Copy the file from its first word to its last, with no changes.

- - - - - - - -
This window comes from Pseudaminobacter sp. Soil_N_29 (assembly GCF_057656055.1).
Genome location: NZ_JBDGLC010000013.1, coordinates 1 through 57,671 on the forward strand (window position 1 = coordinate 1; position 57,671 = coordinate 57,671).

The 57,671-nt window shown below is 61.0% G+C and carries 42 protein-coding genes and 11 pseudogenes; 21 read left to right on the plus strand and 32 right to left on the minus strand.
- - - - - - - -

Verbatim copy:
This window comes from Pseudaminobacter sp. Soil_N_29 (assembly GCF_057656055.1).
Genome location: NZ_JBDGLC010000013.1, coordinates 1 through 57,671 on the forward strand (window position 1 = coordinate 1; position 57,671 = coordinate 57,671).

The 57,671-nt window shown below is 61.0% G+C and carries 42 protein-coding genes and 11 pseudogenes; 21 read left to right on the plus strand and 32 right to left on the minus strand.